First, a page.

In fact, one of the complaints in the comment is that "E-cigarette companies are marketing e-cigarettes as healthier alternatives to cigarette smoking."
Glantz believes that informing consumers that e-cigarettes are safer than smoking will increase the appeal of e-cigarettes to youth, and on that basis, he wants the truth to be suppressed. The comment recommends that FDA ban "indirect health claims," which presumably means claims that e-cigarettes are safer than real cigarettes.
The Rest of the Story
It is perfectly reasonable for the government to intervene to prevent companies from making false or misleading claims to the public. Even severe infringement of free speech by corporations may be justified in the case of preventing the deception of consumers. However, there is little justification for prohibiting companies from telling consumers the truth, and there is no justification for suppressing the truth when those facts are the most pertinent information that the consumer needs to know in order to make an informed decision about using the product.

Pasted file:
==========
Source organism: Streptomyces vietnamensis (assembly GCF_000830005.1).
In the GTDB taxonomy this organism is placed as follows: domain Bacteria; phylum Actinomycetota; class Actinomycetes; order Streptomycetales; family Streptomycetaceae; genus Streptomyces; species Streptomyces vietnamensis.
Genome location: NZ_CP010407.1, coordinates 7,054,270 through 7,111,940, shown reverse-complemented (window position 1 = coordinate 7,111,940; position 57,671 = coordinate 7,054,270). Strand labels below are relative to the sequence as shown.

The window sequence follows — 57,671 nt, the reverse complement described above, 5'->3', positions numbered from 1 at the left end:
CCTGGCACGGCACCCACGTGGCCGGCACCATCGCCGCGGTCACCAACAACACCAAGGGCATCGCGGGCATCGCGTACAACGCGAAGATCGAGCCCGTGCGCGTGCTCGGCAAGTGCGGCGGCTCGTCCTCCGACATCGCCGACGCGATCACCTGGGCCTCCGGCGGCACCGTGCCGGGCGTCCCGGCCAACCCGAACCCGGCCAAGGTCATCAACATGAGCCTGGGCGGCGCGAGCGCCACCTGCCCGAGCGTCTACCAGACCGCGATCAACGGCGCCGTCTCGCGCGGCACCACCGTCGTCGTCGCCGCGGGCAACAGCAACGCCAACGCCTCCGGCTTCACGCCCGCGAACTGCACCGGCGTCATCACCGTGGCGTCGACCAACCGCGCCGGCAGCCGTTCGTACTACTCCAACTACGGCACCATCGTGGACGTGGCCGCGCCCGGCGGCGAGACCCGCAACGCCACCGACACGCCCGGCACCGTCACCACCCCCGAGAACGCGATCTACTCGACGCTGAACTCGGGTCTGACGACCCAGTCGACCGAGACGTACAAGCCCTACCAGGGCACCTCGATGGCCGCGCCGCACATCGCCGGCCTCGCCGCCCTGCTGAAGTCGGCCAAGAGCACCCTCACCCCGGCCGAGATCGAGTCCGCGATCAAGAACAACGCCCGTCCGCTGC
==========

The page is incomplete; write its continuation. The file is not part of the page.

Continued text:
There is little question that electronic cigarettes are much safer than tobacco cigarettes (even Glantz himself admits that). And further, there is little question that the most important piece of information consumers need in deciding whether to continue to smoke real cigarettes or switch to the fake ones is that the fake ones don't contain or burn tobacco and are therefore much safer than the real tobacco cigarettes.
Why would we want to suppress the provision of this information to the public? And what justification is there for a government-mandated suppression of the truth?
While I agree with Stan on virtually every aspect of the regulation of cigarette marketing, we part ways when he advocates the suppression of the truth.
Original author: Michael Siegel